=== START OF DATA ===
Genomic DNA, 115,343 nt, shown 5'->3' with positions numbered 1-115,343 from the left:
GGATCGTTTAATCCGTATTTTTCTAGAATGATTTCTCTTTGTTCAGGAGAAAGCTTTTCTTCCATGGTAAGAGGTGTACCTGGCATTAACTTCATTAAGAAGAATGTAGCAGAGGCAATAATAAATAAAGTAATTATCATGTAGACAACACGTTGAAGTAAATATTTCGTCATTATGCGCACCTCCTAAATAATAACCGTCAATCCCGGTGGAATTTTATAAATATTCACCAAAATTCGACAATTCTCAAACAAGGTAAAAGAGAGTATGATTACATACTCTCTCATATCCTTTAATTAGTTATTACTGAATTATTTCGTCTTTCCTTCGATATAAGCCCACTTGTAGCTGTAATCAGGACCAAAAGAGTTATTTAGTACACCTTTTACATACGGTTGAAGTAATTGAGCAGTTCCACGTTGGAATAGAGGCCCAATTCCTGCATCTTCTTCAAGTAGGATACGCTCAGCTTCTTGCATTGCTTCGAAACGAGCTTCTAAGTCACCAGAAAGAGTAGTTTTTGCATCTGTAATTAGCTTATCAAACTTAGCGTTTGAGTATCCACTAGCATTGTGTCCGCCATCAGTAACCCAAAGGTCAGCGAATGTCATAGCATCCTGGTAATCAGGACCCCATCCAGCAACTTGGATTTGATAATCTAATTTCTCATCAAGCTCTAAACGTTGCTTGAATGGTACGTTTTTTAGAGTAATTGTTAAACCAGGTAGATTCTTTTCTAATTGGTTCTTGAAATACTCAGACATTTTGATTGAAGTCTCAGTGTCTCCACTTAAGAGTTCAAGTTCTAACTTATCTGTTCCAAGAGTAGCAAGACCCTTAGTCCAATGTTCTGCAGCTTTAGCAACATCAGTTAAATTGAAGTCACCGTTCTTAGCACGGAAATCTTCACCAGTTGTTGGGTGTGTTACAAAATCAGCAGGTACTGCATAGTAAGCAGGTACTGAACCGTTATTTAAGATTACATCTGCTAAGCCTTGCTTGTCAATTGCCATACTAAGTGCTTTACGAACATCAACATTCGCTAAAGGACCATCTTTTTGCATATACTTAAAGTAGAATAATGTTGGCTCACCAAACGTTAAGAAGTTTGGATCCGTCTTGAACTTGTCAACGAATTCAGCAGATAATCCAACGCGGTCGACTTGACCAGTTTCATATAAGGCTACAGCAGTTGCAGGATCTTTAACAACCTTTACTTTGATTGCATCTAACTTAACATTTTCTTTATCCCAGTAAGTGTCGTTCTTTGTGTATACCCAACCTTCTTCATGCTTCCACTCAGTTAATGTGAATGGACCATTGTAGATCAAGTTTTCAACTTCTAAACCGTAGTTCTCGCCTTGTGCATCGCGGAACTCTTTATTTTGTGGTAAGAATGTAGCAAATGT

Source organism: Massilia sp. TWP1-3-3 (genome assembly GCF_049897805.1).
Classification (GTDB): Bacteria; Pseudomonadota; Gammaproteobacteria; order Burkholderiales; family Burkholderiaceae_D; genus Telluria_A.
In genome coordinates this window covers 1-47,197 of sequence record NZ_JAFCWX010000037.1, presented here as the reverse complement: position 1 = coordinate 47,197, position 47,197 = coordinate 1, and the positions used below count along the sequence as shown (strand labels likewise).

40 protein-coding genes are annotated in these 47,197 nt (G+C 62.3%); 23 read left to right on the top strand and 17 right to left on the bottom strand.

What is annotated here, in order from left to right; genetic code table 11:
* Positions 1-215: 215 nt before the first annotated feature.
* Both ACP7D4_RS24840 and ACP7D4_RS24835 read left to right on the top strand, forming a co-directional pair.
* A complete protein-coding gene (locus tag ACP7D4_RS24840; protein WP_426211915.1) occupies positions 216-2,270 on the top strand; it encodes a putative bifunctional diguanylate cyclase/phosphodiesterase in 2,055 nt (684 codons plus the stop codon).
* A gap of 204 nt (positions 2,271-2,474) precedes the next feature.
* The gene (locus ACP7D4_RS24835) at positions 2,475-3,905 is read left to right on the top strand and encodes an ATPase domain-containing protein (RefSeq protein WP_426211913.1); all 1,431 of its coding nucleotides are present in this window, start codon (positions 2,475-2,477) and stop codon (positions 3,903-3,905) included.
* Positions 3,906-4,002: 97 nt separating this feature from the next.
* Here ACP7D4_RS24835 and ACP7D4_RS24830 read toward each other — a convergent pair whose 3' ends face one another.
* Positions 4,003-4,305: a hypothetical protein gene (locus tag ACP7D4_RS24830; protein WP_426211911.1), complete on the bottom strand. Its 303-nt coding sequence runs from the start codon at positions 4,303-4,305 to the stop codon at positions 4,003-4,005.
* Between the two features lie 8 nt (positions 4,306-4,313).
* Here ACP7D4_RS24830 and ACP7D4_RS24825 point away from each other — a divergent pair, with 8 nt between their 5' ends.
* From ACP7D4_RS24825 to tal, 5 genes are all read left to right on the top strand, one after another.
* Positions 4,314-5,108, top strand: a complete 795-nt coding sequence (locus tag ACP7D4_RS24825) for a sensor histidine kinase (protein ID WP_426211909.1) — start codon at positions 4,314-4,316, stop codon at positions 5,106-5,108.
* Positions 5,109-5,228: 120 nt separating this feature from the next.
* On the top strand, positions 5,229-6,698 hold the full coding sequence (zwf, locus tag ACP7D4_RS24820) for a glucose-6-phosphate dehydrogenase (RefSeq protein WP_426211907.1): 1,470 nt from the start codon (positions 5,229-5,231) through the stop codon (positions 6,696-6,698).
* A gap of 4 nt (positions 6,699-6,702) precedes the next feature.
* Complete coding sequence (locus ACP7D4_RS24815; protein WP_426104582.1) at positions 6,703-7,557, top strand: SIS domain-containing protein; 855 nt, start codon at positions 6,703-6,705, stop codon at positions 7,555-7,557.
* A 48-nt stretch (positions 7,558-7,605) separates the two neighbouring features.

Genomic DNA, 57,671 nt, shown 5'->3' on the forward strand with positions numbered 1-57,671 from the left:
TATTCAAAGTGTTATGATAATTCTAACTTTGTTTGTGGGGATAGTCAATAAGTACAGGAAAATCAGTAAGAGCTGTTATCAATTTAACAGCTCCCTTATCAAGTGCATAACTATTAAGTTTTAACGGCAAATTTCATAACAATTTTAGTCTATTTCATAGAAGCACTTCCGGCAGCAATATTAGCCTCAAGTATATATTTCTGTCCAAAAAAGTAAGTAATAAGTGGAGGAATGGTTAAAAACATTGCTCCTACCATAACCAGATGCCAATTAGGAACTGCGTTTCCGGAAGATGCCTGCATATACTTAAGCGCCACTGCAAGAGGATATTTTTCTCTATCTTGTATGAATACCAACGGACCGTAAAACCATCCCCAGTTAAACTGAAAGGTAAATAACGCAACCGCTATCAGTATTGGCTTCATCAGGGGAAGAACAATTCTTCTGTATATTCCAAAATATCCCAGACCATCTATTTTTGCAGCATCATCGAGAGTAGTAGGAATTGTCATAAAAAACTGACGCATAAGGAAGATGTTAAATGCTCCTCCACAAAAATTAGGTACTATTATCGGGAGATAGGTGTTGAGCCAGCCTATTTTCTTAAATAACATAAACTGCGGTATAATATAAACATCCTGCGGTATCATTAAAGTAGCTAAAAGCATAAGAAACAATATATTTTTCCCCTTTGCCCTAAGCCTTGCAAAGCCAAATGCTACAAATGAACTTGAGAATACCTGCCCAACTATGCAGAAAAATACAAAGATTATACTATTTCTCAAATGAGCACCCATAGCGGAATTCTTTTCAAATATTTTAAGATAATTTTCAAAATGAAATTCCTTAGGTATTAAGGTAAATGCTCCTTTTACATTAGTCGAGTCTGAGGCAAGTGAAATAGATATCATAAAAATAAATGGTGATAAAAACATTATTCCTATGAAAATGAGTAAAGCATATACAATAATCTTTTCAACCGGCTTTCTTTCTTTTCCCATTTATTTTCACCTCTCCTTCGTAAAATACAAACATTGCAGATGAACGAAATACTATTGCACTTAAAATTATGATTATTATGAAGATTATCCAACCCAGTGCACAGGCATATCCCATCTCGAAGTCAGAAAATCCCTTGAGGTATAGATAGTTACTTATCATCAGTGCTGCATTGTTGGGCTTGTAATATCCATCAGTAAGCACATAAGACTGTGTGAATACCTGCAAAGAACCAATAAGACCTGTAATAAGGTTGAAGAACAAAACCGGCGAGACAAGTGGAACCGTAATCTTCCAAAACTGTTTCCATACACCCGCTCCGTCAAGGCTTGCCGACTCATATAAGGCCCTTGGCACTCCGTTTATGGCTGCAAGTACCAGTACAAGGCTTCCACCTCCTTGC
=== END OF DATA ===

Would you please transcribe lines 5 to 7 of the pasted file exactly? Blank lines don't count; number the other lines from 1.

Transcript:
In genome coordinates this window covers 1-47,197 of sequence record NZ_JAFCWX010000037.1, presented here as the reverse complement: position 1 = coordinate 47,197, position 47,197 = coordinate 1, and the positions used below count along the sequence as shown (strand labels likewise).

40 protein-coding genes are annotated in these 47,197 nt (G+C 62.3%); 23 read left to right on the top strand and 17 right to left on the bottom strand.

What is annotated here, in order from left to right; genetic code table 11: